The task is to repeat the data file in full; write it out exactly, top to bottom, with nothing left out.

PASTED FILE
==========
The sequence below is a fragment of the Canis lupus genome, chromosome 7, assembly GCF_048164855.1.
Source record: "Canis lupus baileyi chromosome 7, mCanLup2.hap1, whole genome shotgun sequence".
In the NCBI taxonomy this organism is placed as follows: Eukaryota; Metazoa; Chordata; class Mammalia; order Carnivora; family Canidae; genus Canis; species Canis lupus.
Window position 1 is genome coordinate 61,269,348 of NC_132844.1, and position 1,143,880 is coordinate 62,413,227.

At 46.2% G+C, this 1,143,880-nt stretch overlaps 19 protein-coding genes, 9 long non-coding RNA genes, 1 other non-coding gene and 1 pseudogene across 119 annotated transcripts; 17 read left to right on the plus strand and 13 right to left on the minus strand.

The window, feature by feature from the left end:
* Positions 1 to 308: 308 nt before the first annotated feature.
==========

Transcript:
The sequence below is a fragment of the Canis lupus genome, chromosome 7, assembly GCF_048164855.1.
Source record: "Canis lupus baileyi chromosome 7, mCanLup2.hap1, whole genome shotgun sequence".
In the NCBI taxonomy this organism is placed as follows: Eukaryota; Metazoa; Chordata; class Mammalia; order Carnivora; family Canidae; genus Canis; species Canis lupus.
Window position 1 is genome coordinate 61,269,348 of NC_132844.1, and position 1,143,880 is coordinate 62,413,227.

At 46.2% G+C, this 1,143,880-nt stretch overlaps 19 protein-coding genes, 9 long non-coding RNA genes, 1 other non-coding gene and 1 pseudogene across 119 annotated transcripts; 17 read left to right on the plus strand and 13 right to left on the minus strand.

The window, feature by feature from the left end:
* Positions 1 to 308: 308 nt before the first annotated feature.